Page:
Although jobs in information and communication technology are among the fastest growing worldwide, the growth of women in computer science has stagnated since the 1980s, with fewer women equipped with the coding skills needed to tell stories in digital journalism. However, a new project, Coding Like a Girl, has aimed to encourage the growth of females in the space by looking into how different countries are getting women into coding, along with the obstacles these women have to overcome. “We wanted to focus on a mix of characters, showing the differences between developing countries and those in the western world,” said Michele Bertelli, one of the journalists working on Coding Like a Girl.
From novelist Annie Sullivan, 10 Instagram tips for writers (JaneFriedman.com)
“For a while now, I’ve heard that Instagram is the new social media place for writers,” writes Annie Sullivan. As younger generations flock to Instagram, Sullivan offers advice for writers to use the platform to their advantage. Among her tips: use hashtags to get your posts in front of those who aren’t yet following you; stick to the 80/20 rule, in which only 20 percent of your content markets your own work, and the other 80 percent highlights relevant material. Strike up conversations with other Instagrammers (asking thoughtful questions in your posts is a good way to kick off these interactions); try to post every day (or at least a few times each week); and instead of buying followers, who may not engage with your work over the long term, try sponsoring a post, which can help you target specific audiences.
What Jack Dorsey and Sheryl Sandberg taught Congress and vice versa (The New York Times)
Contrary to much of what is happening in Washington these days, last Wednesday’s tech hearings — where Congress heard from Twitter CEO Jack Dorsey and Facebook COO Sheryl Sandberg on what their companies are doing to limit foreign interference and misinformation on their platforms — showed a political system earnestly wrestling with issues for which there are no easy answers, writes Farhad Manjoo. They also showed two companies, whether out of embarrassment or fear or brand management, seriously engaging with lawmakers’ worries and guiding them through the thicket of issues involved. Yet at the heart of these hearings was a perplexing question, one that was rarely addressed: What power does Congress have to regulate how tech companies manage their services?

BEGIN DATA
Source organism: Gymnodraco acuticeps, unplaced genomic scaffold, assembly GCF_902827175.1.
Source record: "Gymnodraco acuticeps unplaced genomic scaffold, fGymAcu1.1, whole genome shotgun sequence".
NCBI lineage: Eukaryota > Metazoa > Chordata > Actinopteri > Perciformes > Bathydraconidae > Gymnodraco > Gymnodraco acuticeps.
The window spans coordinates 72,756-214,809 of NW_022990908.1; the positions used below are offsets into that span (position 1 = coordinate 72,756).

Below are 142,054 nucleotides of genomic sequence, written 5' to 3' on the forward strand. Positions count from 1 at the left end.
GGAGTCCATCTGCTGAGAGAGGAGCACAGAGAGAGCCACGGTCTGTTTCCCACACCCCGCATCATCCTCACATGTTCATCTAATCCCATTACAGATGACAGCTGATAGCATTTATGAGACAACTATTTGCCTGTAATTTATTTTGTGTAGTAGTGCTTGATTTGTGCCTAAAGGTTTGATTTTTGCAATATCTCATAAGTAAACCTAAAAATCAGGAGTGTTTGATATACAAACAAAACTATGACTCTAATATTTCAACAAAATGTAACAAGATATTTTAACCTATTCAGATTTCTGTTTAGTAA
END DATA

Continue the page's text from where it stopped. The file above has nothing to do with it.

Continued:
+ “Reporters of color leaving newsrooms is dangerous, not because there is one less person of color but because of a loss in how we cover representative democracy” (Nieman Lab)
A series of studies sponsored by the Society of Professional Journalists says public information officers are making it more difficult to get access to interviews and information. SPJ reports, “Over the last 25 years or so, there has been a relatively rapid trend toward prohibiting staff members from communicating to journalists without reporting to some authority, often public information officers.” Police reporters are the most affected group, said former SPJ president Carolyn Carlson of Kennesaw State University, who earned her doctorate while conducting research on how PIOs control information. Carlson found that, increasingly, journalists cannot speak directly with police officers who are on the beat. “The single most frightening statistic in the body of my research,” Carlson said, “is that more than half of the PIOs we heard from admitted that they are determining who can cover them. They are banning entire publications and networks and shows. It would be different if it was not a government agency.”
+ Related: Amid nationwide strike, media access to prisons is limited (Columbia Journalism Review)
+ “There are a whole bunch of people who are 60 to 70 years old today who became journalists because of the role that the press had in covering civil rights, Vietnam and Watergate. This (moment in history) is a Vietnam, this is a Watergate moment.” (Poynter)